subservient to some base inferior are but preparatory to the acts object : and so, though they de- of the will, and so are but imperlight in studying and knowing fect initial acts of the soul, as God, and heaven, and scripture, having a further end than their yet not in God as God, or the own proper object; and therechief good; nor in heaven as fore it is, that philosophers place heaven; nor out of any true no moral habits in the under. saving love to God; but either standing, but all in the will ; for because, as some preachers, they till they come to the will, make a gainful trade of it, by (though they be in a large sense teaching others, or because it is morally good or evil, virtuous an honour to know these things, or vicious, yet) they are but so and be able to discourse of them, in an imperfect kind and sense : and a dishonour to be ignorant: and therefore they call such habor, at best, as I said before, they its only intellectual.” desire to know God, and divine When the Marquis of Rosny truths, out of a delight in the was appointed, by Henry the novelty, and actuating, and nat. Fourth of France, his ambassaural elevation of the understand- dor to the court of London on ing hereby. It is one thing to the death of Queen Elizabeth, delight in knowing, and another the elder Servin presented his to delight in the thing known. son to that nobleman, and begged An ungodly man may delight in that he would use his endeavstudying and knowing several ours to make him a man of axioms or truths concerning some worth and honesty. Young God, but he never delighteth in Servin was a prodigy of genius God himself. So a studious and understanding; and among man desires to know what hell his extraordinary attainments it is, and where, and many truths is recorded, that, “in theology concerning it: but he desireth he was so well skilled, that he not hell itself, nor delighteth in was an excellent preacher, whenit. A godly man desireth to ever he had a mind to exert know the nature and danger of that talent, and an able disputant, sin, and Satan's way, and wiles for and against the reformed rein temptations : but he doth not ligion, indifferently." Yet in therefore desire sin, and temp- this very man, says the illustritation itself.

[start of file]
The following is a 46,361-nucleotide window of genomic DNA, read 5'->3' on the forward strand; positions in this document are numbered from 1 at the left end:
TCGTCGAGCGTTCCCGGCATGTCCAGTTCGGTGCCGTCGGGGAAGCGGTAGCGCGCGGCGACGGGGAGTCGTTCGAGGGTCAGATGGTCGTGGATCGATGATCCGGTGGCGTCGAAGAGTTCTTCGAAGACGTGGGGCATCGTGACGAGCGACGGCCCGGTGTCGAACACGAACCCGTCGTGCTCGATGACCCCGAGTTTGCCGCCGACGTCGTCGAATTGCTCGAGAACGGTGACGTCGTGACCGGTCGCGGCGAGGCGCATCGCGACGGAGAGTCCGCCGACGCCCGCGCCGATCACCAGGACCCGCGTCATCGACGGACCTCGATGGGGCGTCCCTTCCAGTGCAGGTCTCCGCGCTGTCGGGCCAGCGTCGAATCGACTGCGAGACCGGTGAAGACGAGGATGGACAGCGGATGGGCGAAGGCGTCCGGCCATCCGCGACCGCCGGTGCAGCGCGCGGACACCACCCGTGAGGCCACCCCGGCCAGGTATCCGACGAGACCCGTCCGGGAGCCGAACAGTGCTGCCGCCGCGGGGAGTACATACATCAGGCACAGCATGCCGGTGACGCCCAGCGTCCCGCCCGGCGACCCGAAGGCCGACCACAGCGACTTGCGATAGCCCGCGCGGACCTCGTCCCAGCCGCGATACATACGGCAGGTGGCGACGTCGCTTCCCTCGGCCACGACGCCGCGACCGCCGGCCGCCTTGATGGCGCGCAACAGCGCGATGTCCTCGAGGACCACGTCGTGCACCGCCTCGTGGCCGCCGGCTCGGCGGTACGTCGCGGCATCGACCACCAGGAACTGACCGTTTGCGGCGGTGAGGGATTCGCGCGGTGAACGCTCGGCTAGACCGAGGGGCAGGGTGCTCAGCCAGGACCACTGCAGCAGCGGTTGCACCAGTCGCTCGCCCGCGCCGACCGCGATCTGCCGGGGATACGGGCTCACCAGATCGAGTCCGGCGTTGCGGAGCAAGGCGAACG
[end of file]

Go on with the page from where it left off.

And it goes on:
So a wicked man ous historian,* “ might be found may desire to know the nature all the vices contrary to nature, of grace, and Christ, and glory: honour, religion, and society; the and yet not desire grace, and truth of which he himself evinced Christ, and glory. It is one